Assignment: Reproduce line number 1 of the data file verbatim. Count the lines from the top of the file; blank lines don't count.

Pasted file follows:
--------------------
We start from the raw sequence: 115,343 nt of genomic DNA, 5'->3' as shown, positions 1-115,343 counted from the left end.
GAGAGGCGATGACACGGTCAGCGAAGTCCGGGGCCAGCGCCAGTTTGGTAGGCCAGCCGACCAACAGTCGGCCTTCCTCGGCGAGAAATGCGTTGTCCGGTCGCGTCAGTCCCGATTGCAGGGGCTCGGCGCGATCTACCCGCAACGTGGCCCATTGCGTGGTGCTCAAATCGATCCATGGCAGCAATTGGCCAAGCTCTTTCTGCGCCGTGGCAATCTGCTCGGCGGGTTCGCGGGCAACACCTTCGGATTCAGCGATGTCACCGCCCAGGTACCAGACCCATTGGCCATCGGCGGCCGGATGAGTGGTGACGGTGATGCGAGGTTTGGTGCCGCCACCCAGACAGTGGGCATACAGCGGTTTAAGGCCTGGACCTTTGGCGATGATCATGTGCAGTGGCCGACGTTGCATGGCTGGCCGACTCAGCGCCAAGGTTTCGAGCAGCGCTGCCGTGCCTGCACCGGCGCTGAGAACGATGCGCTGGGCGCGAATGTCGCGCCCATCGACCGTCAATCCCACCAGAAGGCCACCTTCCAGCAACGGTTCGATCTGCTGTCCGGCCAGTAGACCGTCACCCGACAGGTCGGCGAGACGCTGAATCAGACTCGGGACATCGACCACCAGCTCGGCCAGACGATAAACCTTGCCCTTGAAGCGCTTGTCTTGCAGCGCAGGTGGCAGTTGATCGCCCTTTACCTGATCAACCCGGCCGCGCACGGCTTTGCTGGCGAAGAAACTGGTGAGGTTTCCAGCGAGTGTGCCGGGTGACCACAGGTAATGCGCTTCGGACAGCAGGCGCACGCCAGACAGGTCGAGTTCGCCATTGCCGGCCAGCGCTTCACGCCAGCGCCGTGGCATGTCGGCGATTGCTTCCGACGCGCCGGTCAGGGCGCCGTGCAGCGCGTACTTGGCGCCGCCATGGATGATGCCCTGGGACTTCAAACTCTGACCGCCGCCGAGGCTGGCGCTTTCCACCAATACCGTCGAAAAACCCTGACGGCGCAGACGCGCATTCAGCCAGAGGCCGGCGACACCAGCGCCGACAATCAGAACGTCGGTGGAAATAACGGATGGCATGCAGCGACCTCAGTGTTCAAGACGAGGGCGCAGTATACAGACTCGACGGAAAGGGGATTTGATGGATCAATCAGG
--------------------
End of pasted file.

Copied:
We start from the raw sequence: 115,343 nt of genomic DNA, 5'->3' as shown, positions 1-115,343 counted from the left end.